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Smith v. Agbo

United States District Court, D. Maryland

December 12, 2017

PHOEBE SMITH, Plaintiff
v.
OLIVIA AGBO, Defendant

          MEMORANDUM OPINION

          PETER J. MESSITTE UNITED STATES DISTRICT JUDGE

         Plaintiff Phoebe Smith, a resident of College Park, Maryland, filed a Complaint and a Motion to Proceed in Forma Pauperis.[1] Smith asserts she is entitled to $800 from Olivia Agbo, a resident of Laurel, Maryland, due to a misunderstanding over the purchase of cell phones. ECF 1. For reasons noted herein, the Complaint must be dismissed.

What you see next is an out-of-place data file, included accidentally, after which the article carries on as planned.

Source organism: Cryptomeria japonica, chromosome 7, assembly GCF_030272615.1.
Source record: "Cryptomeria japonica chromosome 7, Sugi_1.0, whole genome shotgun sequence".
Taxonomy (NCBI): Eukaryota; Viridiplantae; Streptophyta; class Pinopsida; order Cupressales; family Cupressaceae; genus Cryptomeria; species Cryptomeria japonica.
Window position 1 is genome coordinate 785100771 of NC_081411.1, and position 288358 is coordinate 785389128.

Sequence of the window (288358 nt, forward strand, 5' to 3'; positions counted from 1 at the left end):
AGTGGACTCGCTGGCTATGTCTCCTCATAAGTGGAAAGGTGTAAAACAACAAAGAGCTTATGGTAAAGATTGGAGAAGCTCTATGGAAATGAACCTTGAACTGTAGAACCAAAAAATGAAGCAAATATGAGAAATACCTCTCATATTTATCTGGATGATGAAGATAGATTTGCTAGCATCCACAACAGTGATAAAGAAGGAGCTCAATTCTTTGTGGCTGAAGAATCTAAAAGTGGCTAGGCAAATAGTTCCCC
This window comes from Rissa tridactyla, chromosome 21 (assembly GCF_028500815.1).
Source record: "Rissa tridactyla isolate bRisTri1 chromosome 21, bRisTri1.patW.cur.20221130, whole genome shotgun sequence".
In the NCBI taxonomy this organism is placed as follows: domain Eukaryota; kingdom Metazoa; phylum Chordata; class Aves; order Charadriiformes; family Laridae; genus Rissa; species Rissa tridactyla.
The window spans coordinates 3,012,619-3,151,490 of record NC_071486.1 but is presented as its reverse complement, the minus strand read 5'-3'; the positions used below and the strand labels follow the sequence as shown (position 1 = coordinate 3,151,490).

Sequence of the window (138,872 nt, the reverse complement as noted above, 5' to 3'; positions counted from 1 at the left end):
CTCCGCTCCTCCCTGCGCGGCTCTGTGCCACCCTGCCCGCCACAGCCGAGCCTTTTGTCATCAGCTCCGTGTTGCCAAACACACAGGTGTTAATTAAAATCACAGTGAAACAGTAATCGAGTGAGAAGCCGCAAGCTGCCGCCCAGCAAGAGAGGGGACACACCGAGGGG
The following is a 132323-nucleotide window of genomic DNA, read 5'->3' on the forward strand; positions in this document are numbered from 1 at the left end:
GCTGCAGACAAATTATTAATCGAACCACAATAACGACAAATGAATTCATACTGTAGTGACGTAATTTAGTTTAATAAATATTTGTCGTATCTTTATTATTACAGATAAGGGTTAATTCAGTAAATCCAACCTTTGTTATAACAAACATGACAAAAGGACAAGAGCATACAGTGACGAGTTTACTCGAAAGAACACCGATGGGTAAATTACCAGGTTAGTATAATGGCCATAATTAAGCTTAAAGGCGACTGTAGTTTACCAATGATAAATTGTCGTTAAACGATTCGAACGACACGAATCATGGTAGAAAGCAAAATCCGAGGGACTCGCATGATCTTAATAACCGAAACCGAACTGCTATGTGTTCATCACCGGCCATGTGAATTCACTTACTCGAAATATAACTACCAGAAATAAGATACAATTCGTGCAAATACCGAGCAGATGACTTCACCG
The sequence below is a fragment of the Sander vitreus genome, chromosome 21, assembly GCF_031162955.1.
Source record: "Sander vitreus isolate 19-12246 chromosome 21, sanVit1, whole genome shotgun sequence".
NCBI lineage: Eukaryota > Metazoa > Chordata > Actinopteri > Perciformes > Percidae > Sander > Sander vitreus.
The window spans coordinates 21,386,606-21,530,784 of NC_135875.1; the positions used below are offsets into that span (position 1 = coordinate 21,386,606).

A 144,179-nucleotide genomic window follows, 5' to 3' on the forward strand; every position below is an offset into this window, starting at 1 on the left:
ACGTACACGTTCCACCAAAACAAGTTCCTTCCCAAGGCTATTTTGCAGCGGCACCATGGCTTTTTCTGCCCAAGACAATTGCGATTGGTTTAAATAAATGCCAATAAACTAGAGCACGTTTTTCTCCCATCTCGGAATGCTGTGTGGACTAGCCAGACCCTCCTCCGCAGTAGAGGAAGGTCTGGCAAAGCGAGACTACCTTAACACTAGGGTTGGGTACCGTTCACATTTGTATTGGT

This court is mindful of its obligation to liberally construe self-represented pleadings, such as Smith's Complaint. See Erickson v. Pardus, 551 U.S. 89, 94 (2007). In evaluating such a Complaint, the factual allegations are assumed to be true. Id. at 93 (citing Bell Atlantic Corp. v. Twombly, 550 U.S. 544, 555-56 (2007)). Nonetheless, liberal construction does not mean that a federal court can ignore a clear failure in the pleading to allege facts which set forth a cognizable claim. See Weller v. Dep't of Soc. Servs., 901 F.2d 387 (4th Cir. 1990); see also Beaudett v. City of Hampton, 775 F.2d 1274, 1278 (4th Cir. 1985) (stating a district court may not “conjure up questions never squarely presented.”). In making this determination, A[t]he district court need not look beyond the complaint's allegations . . . . It must hold the pro se complaint to less stringent standards than pleadings drafted by attorneys and must read the complaint liberally.@ White v. White, 886 F.2d 721, 722-723 (4th Cir. 1989).